Humanistic Approach Flashcards Preview

Psychology - Approaches > Humanistic Approach > Flashcards

Flashcards in Humanistic Approach Deck (19)
Loading flashcards...
1

What is the humanistic approach?

An approach to understanding behaviour that emphasises the importance of subjective experience and each person's capacity for self determination

2

How is the humanistic approach different from the others?

It is the only approach which claims that human beings have complete independence and free will to behave as they wish - they are essentially self-determining

3

What does humanistic psychology say about internal and external influences?

It says that while people are still influenced by internal and external influences we are active agents that choose how we behave

4

What does the view of individuals as active agents in humanistic psychology mean/lead to?

It leads to the rejection of general principles or rules of human behaviour as humanists believe we are all unique and psychology should concerns itself with the study of subjective experience rather than general rules – person centred approach

5

What is free will?

The notion that humans can make choices and are not determined by biological or external forces

6

What is self-actualisation?

The desire to grow psychologically and fulfil one's full potential – becoming what you're capable of

7

What does the humanistic approach say about self-actualisation?

It says that self-actualisation is the uppermost level of Maslow's hierarchy of needs and can only be achieved once all deficiency needs are met. Working towards self-actualisation is considered personal growth but not everyone will manage this - important psychological barriers can prevent a person reaching their potential.

8

What is Maslow's hierarchy of needs?

A five level hierarchal sequence in which basic needs, such as hunger, must be satisfied before higher psychological needs, such as esteem, can be achieved

9

What are the five stages of Maslow's hierarchy kneads?

1. Physiological needs
2. Safety and security
3. Love and belongingness
4. Self-esteem
5. Self-actualisation

10

What did Rogers say was necessary for a person to self-actualise?

He said than individuals concept of self needed to be broadly similar to, or in congruence with, their ideal self. If to big a gap existed a state of incongruence would create negative feelings and prevent self-actualisation

11

What does the term self mean?

The ideas and values that characterise 'I' and 'me' and includes perception of valuing of 'what I am' and 'what I can do'

12

What does the term congruence mean?

The aim of Rogerian therapy; when the self-concept and ideal self are seen to broadly accord or match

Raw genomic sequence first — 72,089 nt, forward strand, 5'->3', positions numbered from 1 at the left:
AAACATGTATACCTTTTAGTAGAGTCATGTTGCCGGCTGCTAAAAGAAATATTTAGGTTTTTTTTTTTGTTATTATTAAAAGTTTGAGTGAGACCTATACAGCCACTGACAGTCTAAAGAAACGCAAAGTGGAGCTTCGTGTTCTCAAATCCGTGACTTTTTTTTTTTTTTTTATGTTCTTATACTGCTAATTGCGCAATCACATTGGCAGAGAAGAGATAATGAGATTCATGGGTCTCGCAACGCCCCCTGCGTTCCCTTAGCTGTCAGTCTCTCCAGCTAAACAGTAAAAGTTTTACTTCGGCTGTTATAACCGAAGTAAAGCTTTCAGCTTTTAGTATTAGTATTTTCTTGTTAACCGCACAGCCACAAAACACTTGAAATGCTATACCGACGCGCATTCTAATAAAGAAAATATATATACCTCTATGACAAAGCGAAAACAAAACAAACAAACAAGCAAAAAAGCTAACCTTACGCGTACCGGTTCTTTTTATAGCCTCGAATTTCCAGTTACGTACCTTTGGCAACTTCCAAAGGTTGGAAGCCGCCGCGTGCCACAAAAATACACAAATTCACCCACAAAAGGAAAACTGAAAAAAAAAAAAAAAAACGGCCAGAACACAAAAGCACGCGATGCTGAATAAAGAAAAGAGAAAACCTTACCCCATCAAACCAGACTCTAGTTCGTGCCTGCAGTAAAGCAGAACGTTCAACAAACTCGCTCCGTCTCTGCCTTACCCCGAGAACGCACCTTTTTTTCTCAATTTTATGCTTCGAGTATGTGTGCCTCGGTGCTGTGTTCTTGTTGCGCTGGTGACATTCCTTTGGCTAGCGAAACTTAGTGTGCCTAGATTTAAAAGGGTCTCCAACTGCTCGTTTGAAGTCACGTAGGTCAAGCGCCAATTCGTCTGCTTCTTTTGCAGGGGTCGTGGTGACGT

13

What did Rodgers attempts to do to deal with incongruence?

Rogers developed client centred therapy to help people cope with the problems of everyday living. He attributed issues we have in later life like worthlessness with problems encountered during childhood - specifically a lack of unconditional love - therefore Rogers attempted to demonstrate unconditional positive regard for his patients after parents had failed to do so

14

What are conditions of worth?

When the parent places limits or boundaries on the love of their children: for instance, a parent saying to a child, 'I'll only love you if … you study medicine'

15

What are the evaluation points for humanistic psychology?

Not reductionist (+)
Limited application (-)
Positive approach (+)
Untestable concepts (-)

16

Why isn't the humanistic approach reductionist?

Humanists reject any attempt to break up human behaviour and experience into smaller components - they advocate holism, the idea subjective experience can only be understood by considering the whole person, this approach may have more validity than reductionist ones.

17

How does the humanistic approach have limited applications?

Humanistic psychology has relatively few real-world applications while Rogerian therapy revolutionised counselling techniques the approach has had limited impact within the discipline of psychology as a whole. This may in part be due to the lack of a solid evidence base and the abstract nature of the concepts

18

How is the humanistic approach a positive approach?

Humanistic psychologist has been praised for promoting a positive image of the human condition, humanism offers a refreshingly optimistic alternative attitude, it gives people control of their lives

19

How does the humanistic approach has untestable concepts?

Humanistic approach includes vague and abstract ideas, self-actualisation and congruence are problematic to assess under experimental conditions. Humanistic psychology is short of empirical evidence to give it scientific rigour